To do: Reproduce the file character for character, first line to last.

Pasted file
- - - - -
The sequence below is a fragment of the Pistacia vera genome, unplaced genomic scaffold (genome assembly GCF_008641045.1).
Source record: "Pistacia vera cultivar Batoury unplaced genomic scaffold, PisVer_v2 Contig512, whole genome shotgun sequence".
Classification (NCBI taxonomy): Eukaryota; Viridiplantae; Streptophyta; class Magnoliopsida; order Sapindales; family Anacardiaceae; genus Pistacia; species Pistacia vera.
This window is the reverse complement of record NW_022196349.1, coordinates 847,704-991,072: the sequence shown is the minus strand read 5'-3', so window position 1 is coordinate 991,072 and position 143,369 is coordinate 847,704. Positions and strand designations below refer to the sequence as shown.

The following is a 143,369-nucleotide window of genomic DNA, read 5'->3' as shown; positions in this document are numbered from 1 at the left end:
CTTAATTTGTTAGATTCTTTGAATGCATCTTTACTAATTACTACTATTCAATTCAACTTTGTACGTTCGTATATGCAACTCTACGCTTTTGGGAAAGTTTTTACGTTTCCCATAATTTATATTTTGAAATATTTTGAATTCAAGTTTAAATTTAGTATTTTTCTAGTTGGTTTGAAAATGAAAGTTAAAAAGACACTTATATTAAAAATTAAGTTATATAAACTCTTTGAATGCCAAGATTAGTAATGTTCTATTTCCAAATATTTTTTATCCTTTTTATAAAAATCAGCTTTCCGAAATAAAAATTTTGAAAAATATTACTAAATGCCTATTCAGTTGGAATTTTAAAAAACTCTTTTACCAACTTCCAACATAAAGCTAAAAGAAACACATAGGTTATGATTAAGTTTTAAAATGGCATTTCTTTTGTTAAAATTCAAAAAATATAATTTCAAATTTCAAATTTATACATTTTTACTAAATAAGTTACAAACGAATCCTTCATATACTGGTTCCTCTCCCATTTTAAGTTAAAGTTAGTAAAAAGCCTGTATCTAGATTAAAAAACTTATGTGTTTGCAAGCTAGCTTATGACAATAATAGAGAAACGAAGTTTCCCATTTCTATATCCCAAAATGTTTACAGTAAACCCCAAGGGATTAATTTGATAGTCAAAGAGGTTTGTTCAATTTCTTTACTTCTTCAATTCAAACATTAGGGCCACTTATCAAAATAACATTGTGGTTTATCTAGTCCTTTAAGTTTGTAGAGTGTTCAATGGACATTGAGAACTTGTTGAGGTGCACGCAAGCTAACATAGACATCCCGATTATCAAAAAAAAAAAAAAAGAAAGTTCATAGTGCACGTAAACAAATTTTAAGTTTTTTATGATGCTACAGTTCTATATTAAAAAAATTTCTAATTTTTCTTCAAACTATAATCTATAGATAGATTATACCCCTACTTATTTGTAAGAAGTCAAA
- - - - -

The sequence below is a fragment of the Pistacia vera genome, unplaced genomic scaffold (genome assembly GCF_008641045.1).
Source record: "Pistacia vera cultivar Batoury unplaced genomic scaffold, PisVer_v2 Contig512, whole genome shotgun sequence".
Classification (NCBI taxonomy): Eukaryota; Viridiplantae; Streptophyta; class Magnoliopsida; order Sapindales; family Anacardiaceae; genus Pistacia; species Pistacia vera.
This window is the reverse complement of record NW_022196349.1, coordinates 847,704-991,072: the sequence shown is the minus strand read 5'-3', so window position 1 is coordinate 991,072 and position 143,369 is coordinate 847,704. Positions and strand designations below refer to the sequence as shown.

The following is a 143,369-nucleotide window of genomic DNA, read 5'->3' as shown; positions in this document are numbered from 1 at the left end:
CTTAATTTGTTAGATTCTTTGAATGCATCTTTACTAATTACTACTATTCAATTCAACTTTGTACGTTCGTATATGCAACTCTACGCTTTTGGGAAAGTTTTTACGTTTCCCATAATTTATATTTTGAAATATTTTGAATTCAAGTTTAAATTTAGTATTTTTCTAGTTGGTTTGAAAATGAAAGTTAAAAAGACACTTATATTAAAAATTAAGTTATATAAACTCTTTGAATGCCAAGATTAGTAATGTTCTATTTCCAAATATTTTTTATCCTTTTTATAAAAATCAGCTTTCCGAAATAAAAATTTTGAAAAATATTACTAAATGCCTATTCAGTTGGAATTTTAAAAAACTCTTTTACCAACTTCCAACATAAAGCTAAAAGAAACACATAGGTTATGATTAAGTTTTAAAATGGCATTTCTTTTGTTAAAATTCAAAAAATATAATTTCAAATTTCAAATTTATACATTTTTACTAAATAAGTTACAAACGAATCCTTCATATACTGGTTCCTCTCCCATTTTAAGTTAAAGTTAGTAAAAAGCCTGTATCTAGATTAAAAAACTTATGTGTTTGCAAGCTAGCTTATGACAATAATAGAGAAACGAAGTTTCCCATTTCTATATCCCAAAATGTTTACAGTAAACCCCAAGGGATTAATTTGATAGTCAAAGAGGTTTGTTCAATTTCTTTACTTCTTCAATTCAAACATTAGGGCCACTTATCAAAATAACATTGTGGTTTATCTAGTCCTTTAAGTTTGTAGAGTGTTCAATGGACATTGAGAACTTGTTGAGGTGCACGCAAGCTAACATAGACATCCCGATTATCAAAAAAAAAAAAAAAGAAAGTTCATAGTGCACGTAAACAAATTTTAAGTTTTTTATGATGCTACAGTTCTATATTAAAAAAATTTCTAATTTTTCTTCAAACTATAATCTATAGATAGATTATACCCCTACTTATTTGTAAGAAGTCAAA